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it gives error. I don't understand why.

CREATE TRIGGER `estatecat_piece` AFTER INSERT ON `estate` 
FOR EACH ROW 
BEGIN 
UPDATE estate_category set piece = (Select count(*) from estate where estate.estatecat_id=new.estatecat_id);

ERROR 1064 (42000): You have an error in your SQL syntax; check the manual that corresponds to your MySQL server version for the right syntax to use near '' at line 1

-EDIT-

agian error...

mysql> DELIMITER ; CREATE TRIGGER `estatecat_piece` AFTER INSERT ON `estate`  FOR EACH ROW  BEGIN  UPDATE estate_category set piece = (Select count(*) from estate where estate.estatecat_id=new.estatecat_id); END; DELIMITER ;
mysql> 
mysql> show triggers;
Empty set (0,00 sec)

_ LAST ATTEMPT'S ERROR _

mysql> DELIMETER $$                                                                 -> CREATE TRIGGER estatecat_piece
    -> AFTER INSERT ON estate FOR EACH ROW 
    -> BEGIN
    -> UPDATE estate_category set piece = (Select count(*) from estate where estate.estatecat_id=new.estatecat_id) where estatecat_id=new.estatecat_id; 
ERROR 1064 (42000): You have an error in your SQL syntax; check the manual that corresponds to your MySQL server version for the right syntax to use near 'DELIMETER $$
CREATE TRIGGER estatecat_piece
AFTER INSERT ON estate FOR EACH ROW ' at line 1
1

The immediate issue with your first statement is that it has BEGIN without a corresponding END. In this case, END should be at the very end of the CREATE TRIGGER statement.

Once you add the END keyword, the statement becomes technically correct, but you will have trouble executing it in MySQL. The reason is that semicolons, while being standard statement delimiters in SQL, are also treated by MySQL in a special way. MySQL splits the input text at semicolons and sends each part of the text to the server separately. The server thus receives incomplete, syntactically incorrect pieces and returns an error. See here for more details:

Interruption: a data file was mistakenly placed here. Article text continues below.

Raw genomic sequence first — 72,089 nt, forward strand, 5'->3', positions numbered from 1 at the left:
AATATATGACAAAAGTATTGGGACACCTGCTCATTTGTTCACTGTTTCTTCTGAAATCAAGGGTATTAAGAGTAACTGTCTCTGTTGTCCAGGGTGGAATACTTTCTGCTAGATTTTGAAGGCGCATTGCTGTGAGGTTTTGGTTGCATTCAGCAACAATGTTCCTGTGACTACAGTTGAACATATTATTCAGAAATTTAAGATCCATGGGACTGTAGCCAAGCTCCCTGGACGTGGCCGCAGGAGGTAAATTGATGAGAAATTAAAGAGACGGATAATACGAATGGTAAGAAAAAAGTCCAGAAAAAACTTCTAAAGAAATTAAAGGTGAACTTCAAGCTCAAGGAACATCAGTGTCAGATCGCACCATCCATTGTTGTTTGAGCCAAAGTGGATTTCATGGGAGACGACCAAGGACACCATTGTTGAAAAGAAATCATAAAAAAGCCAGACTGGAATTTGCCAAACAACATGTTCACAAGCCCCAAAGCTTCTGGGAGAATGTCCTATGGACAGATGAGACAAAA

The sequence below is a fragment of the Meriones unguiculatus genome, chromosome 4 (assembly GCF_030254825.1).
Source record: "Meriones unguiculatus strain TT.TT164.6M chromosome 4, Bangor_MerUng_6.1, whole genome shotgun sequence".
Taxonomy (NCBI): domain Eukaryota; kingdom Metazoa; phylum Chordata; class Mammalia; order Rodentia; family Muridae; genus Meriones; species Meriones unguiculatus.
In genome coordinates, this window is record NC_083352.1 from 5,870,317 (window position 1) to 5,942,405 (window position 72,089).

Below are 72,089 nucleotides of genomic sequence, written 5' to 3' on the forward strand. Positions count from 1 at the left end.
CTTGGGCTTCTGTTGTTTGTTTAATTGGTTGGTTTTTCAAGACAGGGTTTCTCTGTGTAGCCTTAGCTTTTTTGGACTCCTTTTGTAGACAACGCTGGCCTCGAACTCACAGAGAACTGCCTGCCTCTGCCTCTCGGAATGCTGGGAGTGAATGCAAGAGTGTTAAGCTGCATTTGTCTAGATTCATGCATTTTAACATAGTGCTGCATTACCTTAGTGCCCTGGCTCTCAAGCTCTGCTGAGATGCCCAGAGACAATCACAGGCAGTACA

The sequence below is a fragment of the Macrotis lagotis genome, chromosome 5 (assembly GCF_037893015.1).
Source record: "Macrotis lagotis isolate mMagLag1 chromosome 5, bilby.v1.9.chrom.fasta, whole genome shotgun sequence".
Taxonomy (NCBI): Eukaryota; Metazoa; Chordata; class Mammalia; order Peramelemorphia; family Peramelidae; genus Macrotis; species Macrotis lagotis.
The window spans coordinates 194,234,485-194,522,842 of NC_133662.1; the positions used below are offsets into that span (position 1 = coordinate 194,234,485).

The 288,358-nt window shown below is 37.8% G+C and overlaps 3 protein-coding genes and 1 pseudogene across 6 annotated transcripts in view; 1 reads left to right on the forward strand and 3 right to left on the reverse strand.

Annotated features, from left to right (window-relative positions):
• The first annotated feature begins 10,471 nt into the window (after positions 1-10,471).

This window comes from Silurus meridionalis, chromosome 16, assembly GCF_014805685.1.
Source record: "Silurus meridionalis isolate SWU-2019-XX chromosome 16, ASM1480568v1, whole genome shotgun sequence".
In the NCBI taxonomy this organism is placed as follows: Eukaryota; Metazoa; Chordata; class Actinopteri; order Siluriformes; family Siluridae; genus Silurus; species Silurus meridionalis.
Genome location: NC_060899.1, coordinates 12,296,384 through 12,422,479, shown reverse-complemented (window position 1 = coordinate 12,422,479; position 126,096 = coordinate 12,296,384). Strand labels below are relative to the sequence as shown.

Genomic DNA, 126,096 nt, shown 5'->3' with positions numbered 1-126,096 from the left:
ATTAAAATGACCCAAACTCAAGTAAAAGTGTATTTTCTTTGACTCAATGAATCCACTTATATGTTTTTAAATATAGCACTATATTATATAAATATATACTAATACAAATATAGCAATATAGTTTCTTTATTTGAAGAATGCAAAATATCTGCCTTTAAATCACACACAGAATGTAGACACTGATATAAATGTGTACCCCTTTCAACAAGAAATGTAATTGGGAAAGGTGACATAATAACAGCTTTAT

So, to prevent MySQL from doing that, you need to instruct it to use a different symbol as a delimiter – that is what the DELIMITER command is for. Consequently, your second attempt should be something like this:

DELIMITER $$

CREATE TRIGGER `estatecat_piece`
AFTER INSERT ON `estate`
FOR EACH ROW
BEGIN
  UPDATE estate_category set piece = (Select count(*) from estate where estate.estatecat_id=new.estatecat_id);
END$$

DELIMITER ;

The first DELIMITER command tells MySQL to parse the input text until $$ is encountered from that point on. Your CREATE TRIGGER should, therefore, end with the $$ symbol so that MySQL can consume it in its entirety and send the whole statement to the server. Finally, the second DELIMITER command restores the standard delimiter for MySQL to resume normal processing of your commands.

There is also a simpler solution, but it works only in cases similar to yours. The trigger body in your case consists of a single statement. That allows you to omit the keywords BEGIN and END from your statement and, as a result, avoid using the DELIMITER command at all:

CREATE TRIGGER `estatecat_piece`
AFTER INSERT ON `estate`
FOR EACH ROW
UPDATE estate_category set piece = (Select count(*) from estate where estate.estatecat_id=new.estatecat_id);

The above trigger will work exactly the same.

On a different note, your UPDATE statement may have a flaw: as currently written, it will update the piece column in every row with the same row count – that of the category matching the inserted row. If the table has multiple rows, each for a different category, you probably need to introduce a filter on new.estatecat_id to your UPDATE statement, similar to the filter in the subquery, in order to update only the corresponding piece value:

UPDATE
  estate_category
SET
  piece = (
    SELECT
      COUNT(*)
    FROM
      estate
    WHERE
      estate.estatecat_id=new.estatecat_id
  )
WHERE
  ... /* specify the necessary column name */ = new.estatecat_id
;

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